Letter from the Editor 02.26.2020
How to grasp the ephemeral.
I dreamed about my grandmother yesterday. I dream realistic dreams that aspire to mimic daily life, though they are never lucid. I sank easily into sleep, perhaps a little too late at night.
In my mind, we are in the kitchen of her apartment. Puzzle pieces are scattered on the table. But after a moment, my grandmother walks silently and absentmindedly away. I follow her. I watch as she opens a closet near her husband’s vacant office and pulls a silver fox stole from the back. It is perfectly preserved, sheathed in a soft and ancient swath of cotton.
She wraps it around my shoulders. I turn to face an egg–shaped mirror hanging from a nail in the hallway. I see her young face in the reflection instead of my own. The same bone structure, but with pale blue eyes and coiffed yellow hair. The stole matches her eyes better than mine.
I follow her back into the kitchen. I sit down at my puzzle and see almost immediately that there is a plain gold band, previously unnoticed, mixed in with the pieces.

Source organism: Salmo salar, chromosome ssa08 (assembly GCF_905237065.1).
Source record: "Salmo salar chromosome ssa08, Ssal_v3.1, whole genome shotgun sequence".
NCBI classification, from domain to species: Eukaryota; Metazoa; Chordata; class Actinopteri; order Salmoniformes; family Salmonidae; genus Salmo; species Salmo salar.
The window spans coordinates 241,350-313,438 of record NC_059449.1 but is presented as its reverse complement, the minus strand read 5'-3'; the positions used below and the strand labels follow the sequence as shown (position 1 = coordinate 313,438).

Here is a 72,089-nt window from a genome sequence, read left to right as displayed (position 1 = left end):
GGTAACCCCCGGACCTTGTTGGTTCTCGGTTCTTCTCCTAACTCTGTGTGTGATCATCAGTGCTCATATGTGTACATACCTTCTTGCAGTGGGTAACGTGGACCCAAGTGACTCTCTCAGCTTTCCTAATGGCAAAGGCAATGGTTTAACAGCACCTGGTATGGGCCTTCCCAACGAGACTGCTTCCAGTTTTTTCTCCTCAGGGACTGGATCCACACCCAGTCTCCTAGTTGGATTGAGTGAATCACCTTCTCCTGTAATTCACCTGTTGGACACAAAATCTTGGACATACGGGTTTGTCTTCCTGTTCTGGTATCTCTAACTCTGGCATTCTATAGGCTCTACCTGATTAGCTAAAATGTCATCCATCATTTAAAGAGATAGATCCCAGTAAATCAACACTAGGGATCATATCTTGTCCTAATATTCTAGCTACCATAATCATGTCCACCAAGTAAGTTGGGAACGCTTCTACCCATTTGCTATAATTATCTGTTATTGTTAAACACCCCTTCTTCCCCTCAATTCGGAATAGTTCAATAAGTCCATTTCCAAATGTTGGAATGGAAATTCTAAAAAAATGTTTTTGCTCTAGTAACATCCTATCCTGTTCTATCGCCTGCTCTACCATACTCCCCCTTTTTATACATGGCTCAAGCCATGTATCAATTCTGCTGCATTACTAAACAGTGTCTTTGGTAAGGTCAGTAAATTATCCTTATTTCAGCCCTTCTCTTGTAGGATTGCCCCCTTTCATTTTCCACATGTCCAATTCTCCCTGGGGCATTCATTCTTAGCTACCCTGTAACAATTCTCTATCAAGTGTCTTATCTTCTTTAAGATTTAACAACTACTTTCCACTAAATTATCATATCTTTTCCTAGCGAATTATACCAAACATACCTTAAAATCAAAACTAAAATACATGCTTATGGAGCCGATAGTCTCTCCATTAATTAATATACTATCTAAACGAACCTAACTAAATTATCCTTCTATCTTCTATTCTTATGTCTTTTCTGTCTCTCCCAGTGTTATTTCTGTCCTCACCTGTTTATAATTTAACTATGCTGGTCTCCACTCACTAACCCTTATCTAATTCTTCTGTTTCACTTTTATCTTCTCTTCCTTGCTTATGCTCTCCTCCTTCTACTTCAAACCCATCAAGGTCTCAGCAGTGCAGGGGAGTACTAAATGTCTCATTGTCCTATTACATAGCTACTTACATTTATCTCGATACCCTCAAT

I slide the ring onto my finger. It is loose, so I make a fist to prevent it from falling off. The apartment door slams shut behind me.
Nobody is in the green cinderblock hallway. The elevator is broken. I clench my right hand as I run down four flights of stairs to the lobby wearing a silver fox stole.
I’m almost awake, but not quite. I am standing in the parking lot. I see the F train subway stop to my right in the distance. I see the hazy white sky. I see the newly built bank. And I stand on the concrete outside of Key Foods. And everything turns raw. And it snows. And slush creeps up to the to sidewalk. And the snowflakes turn to water on my silver fox stole.
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